Teaching your kids that trafficking can happen to anyone, no matter how much money you make or where you live is vital. This is not just tied to third world countries. Simply explaining bad touch isn’t enough. I’d heard all of that too, but to no avail.

 

Healing through unexpected ways


I found healing in therapy first, but while that got me far, that wasn’t where I’ve experienced the most healing. My therapist is amazing and when it comes to talking me through my PTSD and helping create new neural pathways, she’s fantastic. But my biggest healing came from my D/s relationship. The one where I’m not in control.


Because we’d already established a great deal of trust, when I began my healing with a Dom, it was incredible. I don’t suggest this unless you’ve spoken with your therapist about it and everyone is on the same page, but it can be amazing when you have the right scenario.


Not only did my Dom and I meet with my therapist, but we created fear ladders to help me. Exposure therapy has always worked best for me, but my therapist can’t legally do what my Dom does. So my therapist and I would set up a fear ladder of something triggering, like an action or memory, then I’d supply it to my Dom and we’d work our way up it. Sometimes in one night, sometimes it took months to reach the top. I don’t relive the trauma, but my Dom does help me re-contextualize what I’m feeling. I faced the terrible memory of being locked in a cage by being tightly bound and, once immobilized, I was rewarded with powerful orgasms for bravely facing that fear. I wasn’t confined in the same manner of course, but I got to experience being confined in a safe environment in a scenario where I consented, and then I got to enjoy myself physically. It was a very powerful and beautiful catharsis.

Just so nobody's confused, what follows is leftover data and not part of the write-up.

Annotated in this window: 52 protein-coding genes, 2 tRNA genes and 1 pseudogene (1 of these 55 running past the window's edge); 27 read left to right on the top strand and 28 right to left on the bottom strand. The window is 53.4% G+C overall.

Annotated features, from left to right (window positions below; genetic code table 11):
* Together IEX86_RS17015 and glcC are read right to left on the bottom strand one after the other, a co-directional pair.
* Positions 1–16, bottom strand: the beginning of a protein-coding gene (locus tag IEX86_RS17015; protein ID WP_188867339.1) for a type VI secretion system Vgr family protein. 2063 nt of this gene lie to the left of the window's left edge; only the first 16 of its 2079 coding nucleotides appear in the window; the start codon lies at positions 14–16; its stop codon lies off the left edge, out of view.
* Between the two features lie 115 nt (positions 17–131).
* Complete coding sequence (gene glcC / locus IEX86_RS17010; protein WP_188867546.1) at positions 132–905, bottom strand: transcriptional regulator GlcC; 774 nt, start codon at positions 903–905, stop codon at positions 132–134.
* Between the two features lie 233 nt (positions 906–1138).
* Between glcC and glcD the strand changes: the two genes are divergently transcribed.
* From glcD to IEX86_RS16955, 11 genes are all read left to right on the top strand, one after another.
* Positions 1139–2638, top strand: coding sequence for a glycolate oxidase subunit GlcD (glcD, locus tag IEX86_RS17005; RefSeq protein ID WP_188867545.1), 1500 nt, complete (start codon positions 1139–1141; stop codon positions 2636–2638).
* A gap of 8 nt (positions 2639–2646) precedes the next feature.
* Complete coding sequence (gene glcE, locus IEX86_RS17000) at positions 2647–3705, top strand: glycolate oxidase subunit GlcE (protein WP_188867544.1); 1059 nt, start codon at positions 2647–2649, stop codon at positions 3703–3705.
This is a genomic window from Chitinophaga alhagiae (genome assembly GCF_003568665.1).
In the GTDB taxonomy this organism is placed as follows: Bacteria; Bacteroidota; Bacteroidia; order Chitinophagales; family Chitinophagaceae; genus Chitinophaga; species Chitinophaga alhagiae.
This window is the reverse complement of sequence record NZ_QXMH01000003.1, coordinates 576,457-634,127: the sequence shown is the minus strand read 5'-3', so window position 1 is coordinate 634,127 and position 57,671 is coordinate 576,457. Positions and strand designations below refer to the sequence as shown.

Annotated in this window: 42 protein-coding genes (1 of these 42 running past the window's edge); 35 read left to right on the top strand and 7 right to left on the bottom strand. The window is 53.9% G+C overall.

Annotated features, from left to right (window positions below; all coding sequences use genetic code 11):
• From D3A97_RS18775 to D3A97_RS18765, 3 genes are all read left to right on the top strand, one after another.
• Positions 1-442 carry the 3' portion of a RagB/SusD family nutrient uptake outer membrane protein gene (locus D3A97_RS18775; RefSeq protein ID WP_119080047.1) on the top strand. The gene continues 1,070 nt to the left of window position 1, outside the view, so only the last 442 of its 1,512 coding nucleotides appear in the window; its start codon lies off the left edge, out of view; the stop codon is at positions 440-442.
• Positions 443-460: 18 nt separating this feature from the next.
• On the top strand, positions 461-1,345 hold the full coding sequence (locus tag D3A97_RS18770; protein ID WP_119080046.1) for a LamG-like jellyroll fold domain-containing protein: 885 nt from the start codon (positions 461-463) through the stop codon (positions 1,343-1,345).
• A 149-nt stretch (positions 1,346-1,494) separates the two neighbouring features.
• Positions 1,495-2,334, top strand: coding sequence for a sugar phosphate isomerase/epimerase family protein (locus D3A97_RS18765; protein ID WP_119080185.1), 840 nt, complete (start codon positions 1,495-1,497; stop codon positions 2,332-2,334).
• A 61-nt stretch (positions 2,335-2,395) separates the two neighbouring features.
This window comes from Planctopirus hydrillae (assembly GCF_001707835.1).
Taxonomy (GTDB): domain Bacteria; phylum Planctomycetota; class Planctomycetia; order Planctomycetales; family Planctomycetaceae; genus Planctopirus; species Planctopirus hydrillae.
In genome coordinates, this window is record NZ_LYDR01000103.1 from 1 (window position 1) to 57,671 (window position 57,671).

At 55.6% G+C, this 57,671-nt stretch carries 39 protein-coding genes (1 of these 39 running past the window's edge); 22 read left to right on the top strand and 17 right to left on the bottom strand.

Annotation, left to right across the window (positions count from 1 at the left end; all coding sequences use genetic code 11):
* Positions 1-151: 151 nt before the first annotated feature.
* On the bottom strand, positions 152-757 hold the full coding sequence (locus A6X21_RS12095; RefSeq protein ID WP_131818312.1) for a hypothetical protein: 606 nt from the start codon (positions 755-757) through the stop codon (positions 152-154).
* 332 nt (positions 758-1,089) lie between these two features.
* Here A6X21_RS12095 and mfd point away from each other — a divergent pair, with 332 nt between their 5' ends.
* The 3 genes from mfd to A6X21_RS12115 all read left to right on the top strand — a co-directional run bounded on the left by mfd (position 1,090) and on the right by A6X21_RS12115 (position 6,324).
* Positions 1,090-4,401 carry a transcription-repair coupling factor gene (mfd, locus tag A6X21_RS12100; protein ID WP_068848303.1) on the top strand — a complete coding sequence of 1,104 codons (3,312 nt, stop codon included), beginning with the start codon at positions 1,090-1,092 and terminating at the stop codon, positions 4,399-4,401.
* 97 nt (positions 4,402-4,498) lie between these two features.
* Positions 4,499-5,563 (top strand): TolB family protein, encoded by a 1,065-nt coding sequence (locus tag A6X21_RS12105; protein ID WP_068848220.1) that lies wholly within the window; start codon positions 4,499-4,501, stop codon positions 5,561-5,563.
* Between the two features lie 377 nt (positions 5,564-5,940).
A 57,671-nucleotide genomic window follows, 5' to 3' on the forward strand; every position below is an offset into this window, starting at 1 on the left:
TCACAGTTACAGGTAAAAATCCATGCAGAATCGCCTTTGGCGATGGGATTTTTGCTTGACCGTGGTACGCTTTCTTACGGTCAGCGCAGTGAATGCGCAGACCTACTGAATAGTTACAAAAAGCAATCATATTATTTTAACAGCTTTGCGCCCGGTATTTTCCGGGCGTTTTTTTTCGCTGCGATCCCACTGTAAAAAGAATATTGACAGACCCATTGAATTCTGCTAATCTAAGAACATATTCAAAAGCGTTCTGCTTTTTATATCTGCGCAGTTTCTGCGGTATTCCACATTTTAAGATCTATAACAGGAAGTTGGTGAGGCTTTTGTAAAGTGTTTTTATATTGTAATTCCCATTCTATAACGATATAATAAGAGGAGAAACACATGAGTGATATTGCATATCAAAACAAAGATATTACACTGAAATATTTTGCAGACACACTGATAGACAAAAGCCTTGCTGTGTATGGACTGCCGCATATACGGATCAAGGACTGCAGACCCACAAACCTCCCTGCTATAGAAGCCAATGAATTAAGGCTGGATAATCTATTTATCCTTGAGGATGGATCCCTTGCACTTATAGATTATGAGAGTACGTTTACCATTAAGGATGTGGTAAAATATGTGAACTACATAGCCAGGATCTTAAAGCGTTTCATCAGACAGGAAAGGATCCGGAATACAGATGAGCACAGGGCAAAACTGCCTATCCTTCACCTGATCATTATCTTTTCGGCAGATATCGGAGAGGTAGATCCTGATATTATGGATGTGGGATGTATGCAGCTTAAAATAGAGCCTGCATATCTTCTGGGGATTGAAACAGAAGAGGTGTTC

Not only have I had a supportive therapist and Dom, but I have an amazing husband too. He’s in full support of the work I do with my Dom as well and will be the first to call him if I get triggered and can’t pull out of it. I have a team. Without them, I’d not have come so far in my healing.

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Two years ago I could hardly say, “trafficked”. I’d shake. I hated being in front of crowds. I hated being touched. I even hated telling people about it. But these things don’t bother me anymore. Now, I write, speak, and I’m even going on stage soon to share my story.


No matter what your situation is, healing is possible. It may not be healing with a Dom. It might not include sex at all. Maybe exposure therapy would be terrible for you. But there is hope. We all find our own path, but we do it best when we have proper support.


If you are a victim of trafficking or suspect someone is being trafficked, please, report it. Know that you are not alone. There is hope and you can come back from this. Below is a list of great resources if you or someone you know is in trouble with trafficking, domestic abuse, and/or child pornography/prostitution.


National Human Trafficking Resource Center
www.traffickingresourcecenter.org
1-888-373-7888


National Domestic Violence Hotline
www.thehotline.org
1-800-799-7233


In cases of needing international information, Andrew Vachss is an attorney that specializes in protecting children. He’s an author and runs the website The Zero, where he supplies a great deal of information on abuse and how to get help internationally.


Sienna Saint-Cyr writes erotica and blogs about kink, poly, body image, and most things relating. Follow her on her website or on Twitter @siennasaintcyr.